The science behind recovery gear should come with an asterisk. It’s not that it doesn’t work, but the benefits may be more mental than physical. The term active recovery stems from the effort to ease soreness and prepare our bodies for the next effort. And yet, science shows that the best recovery method is actually passive, free and can't happen without adequate sleep.
Still, the perception that we are involved in our recovery is hard to shake. How many runners and cyclists take an Epsom salt bath after a hard workout to help flush out lactic acid? Lactic acid doesn’t cause muscle soreness. Instead, it recycles itself back into stored energy within an hour after exercise. By the time an athlete gets home and fills the bathtub, the lactic acid is gone.
When you start a new training regimen, you might not be sore right away, but you will likely feel it several days later. That phenomenon is known as delayed onset muscle soreness (DOMS) and is caused by micro-tears in muscles (not by lactic acid as is a common myth), most often happening in movements where the muscles stretch or lengthen. Think the lowering of your arm during a bicep curl or the stepping down from a box jump. That soreness remains the primary justification for massage products and the use of ibuprofen. Before you throw down hundreds for some fancy leg chambers you saw an Olympian using on Instagram, know your money is likely better spent on a comfy recliner.
That’s not an excuse to skip cooldown exercises or massages – especially if you feel they work for you – as studies continue to find benefits, even if they can’t explain them. “I am a big advocate of recognizing the principle of individual differences,” says Dixie Stanforth, Ph.D., Fellow of the American College of Sports Medicine (FACSM), and editorial board member of ACSM Health & Fitness Journal. She’s a big fan of foam rollers and massage, which allow you to enter a parasympathetic state, where your body knows to slow your heart rate, blood pressure and breathing rate. One caveat with rollers is that getting too intense can cause pain and trigger the body’s fight or flight response, where your heart rate spikes and you have a burst of energy. Make sure to track your heart rate and let your body come back down to a resting state before calling it quits.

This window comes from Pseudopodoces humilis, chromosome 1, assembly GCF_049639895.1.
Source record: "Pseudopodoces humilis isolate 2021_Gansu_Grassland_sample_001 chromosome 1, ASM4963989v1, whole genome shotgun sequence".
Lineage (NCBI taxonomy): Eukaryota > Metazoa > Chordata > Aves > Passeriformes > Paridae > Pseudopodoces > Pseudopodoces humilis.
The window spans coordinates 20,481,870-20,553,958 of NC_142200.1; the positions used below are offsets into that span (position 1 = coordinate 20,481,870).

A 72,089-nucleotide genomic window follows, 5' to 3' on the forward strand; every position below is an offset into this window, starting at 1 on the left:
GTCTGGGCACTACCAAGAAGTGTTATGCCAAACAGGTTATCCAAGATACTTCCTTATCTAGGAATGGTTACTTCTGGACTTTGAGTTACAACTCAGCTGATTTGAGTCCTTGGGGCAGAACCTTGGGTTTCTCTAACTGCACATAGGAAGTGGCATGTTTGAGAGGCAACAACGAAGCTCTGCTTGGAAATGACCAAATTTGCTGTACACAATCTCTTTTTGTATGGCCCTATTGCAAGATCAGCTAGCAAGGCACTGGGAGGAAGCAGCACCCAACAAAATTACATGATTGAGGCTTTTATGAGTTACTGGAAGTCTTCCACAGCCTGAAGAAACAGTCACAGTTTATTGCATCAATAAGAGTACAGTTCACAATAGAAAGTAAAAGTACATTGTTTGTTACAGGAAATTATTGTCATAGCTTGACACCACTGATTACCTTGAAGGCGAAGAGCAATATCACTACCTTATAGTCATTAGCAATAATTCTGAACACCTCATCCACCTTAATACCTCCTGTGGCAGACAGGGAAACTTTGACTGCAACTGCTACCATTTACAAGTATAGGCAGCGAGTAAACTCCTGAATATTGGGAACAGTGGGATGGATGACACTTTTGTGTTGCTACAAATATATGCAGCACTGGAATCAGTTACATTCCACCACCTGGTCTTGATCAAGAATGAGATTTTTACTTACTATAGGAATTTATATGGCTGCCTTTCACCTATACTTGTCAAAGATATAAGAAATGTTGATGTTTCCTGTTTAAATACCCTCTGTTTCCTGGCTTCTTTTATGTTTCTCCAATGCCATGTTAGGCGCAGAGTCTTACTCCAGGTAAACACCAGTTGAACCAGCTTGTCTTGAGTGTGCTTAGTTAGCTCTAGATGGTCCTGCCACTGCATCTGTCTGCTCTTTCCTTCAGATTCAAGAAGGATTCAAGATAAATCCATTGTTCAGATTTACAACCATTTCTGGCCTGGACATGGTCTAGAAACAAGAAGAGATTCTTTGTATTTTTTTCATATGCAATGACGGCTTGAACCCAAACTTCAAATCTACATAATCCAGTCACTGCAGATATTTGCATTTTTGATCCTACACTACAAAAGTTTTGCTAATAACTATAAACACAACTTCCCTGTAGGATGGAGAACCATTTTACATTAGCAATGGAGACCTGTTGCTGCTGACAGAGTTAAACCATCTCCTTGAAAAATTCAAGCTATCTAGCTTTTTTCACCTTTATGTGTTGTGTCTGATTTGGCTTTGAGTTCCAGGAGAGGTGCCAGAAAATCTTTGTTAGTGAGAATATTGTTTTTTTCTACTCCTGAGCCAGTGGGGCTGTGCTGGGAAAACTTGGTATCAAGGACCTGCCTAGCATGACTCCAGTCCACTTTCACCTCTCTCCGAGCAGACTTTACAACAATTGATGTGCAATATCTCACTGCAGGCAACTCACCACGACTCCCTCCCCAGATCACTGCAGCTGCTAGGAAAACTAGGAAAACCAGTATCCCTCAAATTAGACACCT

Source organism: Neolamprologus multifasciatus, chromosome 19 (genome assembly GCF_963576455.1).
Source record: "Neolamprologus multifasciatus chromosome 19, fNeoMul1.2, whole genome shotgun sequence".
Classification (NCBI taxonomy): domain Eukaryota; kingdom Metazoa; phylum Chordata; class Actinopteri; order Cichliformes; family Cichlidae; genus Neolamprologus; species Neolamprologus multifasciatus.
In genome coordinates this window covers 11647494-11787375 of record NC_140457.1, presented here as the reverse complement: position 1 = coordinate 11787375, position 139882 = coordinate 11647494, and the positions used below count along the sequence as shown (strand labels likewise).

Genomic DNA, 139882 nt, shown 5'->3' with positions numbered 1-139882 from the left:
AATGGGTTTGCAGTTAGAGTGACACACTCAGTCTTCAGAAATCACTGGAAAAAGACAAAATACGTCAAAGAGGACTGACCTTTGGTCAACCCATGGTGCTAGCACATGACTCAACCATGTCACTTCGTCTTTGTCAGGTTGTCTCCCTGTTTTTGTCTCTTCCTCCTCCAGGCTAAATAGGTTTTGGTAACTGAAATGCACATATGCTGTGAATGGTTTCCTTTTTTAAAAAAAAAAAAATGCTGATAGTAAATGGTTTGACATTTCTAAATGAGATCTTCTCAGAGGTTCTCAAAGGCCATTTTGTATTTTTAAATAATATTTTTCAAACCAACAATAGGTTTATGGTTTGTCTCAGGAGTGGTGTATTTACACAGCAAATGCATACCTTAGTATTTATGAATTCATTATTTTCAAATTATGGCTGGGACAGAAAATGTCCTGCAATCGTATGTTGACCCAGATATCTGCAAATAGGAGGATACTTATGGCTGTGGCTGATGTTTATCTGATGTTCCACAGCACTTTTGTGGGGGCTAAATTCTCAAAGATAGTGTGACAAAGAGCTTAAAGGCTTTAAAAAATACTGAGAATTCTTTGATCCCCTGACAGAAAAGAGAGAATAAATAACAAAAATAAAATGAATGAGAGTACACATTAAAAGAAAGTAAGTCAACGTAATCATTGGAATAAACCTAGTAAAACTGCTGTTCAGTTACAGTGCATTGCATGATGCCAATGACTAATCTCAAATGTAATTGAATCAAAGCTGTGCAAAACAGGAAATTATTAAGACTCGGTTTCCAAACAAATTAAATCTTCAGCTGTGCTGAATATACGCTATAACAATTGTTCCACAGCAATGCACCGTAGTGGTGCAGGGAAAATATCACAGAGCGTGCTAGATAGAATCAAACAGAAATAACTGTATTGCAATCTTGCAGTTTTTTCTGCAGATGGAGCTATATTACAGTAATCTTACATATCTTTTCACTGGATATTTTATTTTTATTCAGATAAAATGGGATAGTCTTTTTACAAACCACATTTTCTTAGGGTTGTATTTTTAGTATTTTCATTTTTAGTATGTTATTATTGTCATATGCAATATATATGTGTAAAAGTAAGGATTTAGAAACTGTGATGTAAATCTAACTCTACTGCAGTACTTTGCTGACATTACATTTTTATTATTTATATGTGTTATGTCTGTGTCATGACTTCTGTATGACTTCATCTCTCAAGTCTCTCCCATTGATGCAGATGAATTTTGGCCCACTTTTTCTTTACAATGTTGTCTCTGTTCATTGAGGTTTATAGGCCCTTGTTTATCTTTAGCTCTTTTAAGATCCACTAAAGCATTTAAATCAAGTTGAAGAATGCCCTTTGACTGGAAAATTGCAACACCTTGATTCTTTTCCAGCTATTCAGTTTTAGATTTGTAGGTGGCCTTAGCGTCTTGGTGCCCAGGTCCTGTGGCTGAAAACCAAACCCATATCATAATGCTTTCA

We pulled ten of the best recovery aids to help you improve sleep and bounce back from muscle soreness. While pampering yourself into a relaxed state may be the most beneficial outcome, anything that feels good during and after use is worth the investment.
For light-resistance stretches or recovery cooldowns, these bands can work muscles in a variety of ways you can’t (safely) get from free weights. The five color-coded bands represent different weights, with the red one providing two pounds of resistance and the black one registering around 25 pounds. For recovery, you want to stay on the lower end of that scale — save those heavier bands for an actual workout. It’s a simple set that’s affordable and travel-friendly, plus it comes with a lifetime guarantee.
TriggerPoint's GRID Foam Roller is one of the original self-massage tools. A lot of the ‘upgrades’ stray toward more dubious claims and cost more. This hands-on approach to massage helps your body know its time to begin recovering. There is evidence that post-effort self-massage with a foam roller can temporarily increase the range of motion and alleviate muscles soreness over a few days. It’s not a torture device, so avoid movements that cause too much discomfort as misuse can also lead to injury. Do you need one that vibrates? Probably not.
Single Ball Massage Roller
The Junior+ Roller is a favorite travel-ready massage tool. It’s a larger and softer version of the balls used on Addaday’s stick rollers, which is good since the massage roller reaches some of the more sensitive muscles, like feet. The roller sits inside an easy-to-grip frame that can also sit on the floor while you work your arches. If you’ve held off buying a roller before, the Junior is an excellent entry-point to recovery. It will quickly become a must-pack for post-race bags.